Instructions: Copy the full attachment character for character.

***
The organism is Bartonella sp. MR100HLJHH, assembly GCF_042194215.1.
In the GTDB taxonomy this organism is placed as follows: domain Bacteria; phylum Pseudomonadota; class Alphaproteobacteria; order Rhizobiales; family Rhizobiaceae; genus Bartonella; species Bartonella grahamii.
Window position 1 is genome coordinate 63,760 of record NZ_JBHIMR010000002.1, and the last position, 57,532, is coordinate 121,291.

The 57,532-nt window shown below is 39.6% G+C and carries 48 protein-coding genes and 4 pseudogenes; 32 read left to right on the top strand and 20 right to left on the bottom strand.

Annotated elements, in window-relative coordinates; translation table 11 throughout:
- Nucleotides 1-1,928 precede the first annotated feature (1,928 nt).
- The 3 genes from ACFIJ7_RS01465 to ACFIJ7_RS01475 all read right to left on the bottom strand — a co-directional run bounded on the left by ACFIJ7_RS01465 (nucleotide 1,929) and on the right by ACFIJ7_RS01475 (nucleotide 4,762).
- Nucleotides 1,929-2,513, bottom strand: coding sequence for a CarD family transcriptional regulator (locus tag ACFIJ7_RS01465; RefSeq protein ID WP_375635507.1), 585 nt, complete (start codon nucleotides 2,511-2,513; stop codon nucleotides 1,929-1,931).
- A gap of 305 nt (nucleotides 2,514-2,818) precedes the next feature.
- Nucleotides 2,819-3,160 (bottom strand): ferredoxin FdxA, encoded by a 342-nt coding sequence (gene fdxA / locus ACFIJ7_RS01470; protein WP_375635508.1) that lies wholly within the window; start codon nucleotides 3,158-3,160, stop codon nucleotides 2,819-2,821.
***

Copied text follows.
The organism is Bartonella sp. MR100HLJHH, assembly GCF_042194215.1.
In the GTDB taxonomy this organism is placed as follows: domain Bacteria; phylum Pseudomonadota; class Alphaproteobacteria; order Rhizobiales; family Rhizobiaceae; genus Bartonella; species Bartonella grahamii.
Window position 1 is genome coordinate 63,760 of record NZ_JBHIMR010000002.1, and the last position, 57,532, is coordinate 121,291.

The 57,532-nt window shown below is 39.6% G+C and carries 48 protein-coding genes and 4 pseudogenes; 32 read left to right on the top strand and 20 right to left on the bottom strand.

Annotated elements, in window-relative coordinates; translation table 11 throughout:
- Nucleotides 1-1,928 precede the first annotated feature (1,928 nt).
- The 3 genes from ACFIJ7_RS01465 to ACFIJ7_RS01475 all read right to left on the bottom strand — a co-directional run bounded on the left by ACFIJ7_RS01465 (nucleotide 1,929) and on the right by ACFIJ7_RS01475 (nucleotide 4,762).
- Nucleotides 1,929-2,513, bottom strand: coding sequence for a CarD family transcriptional regulator (locus tag ACFIJ7_RS01465; RefSeq protein ID WP_375635507.1), 585 nt, complete (start codon nucleotides 2,511-2,513; stop codon nucleotides 1,929-1,931).
- A gap of 305 nt (nucleotides 2,514-2,818) precedes the next feature.
- Nucleotides 2,819-3,160 (bottom strand): ferredoxin FdxA, encoded by a 342-nt coding sequence (gene fdxA / locus ACFIJ7_RS01470; protein WP_375635508.1) that lies wholly within the window; start codon nucleotides 3,158-3,160, stop codon nucleotides 2,819-2,821.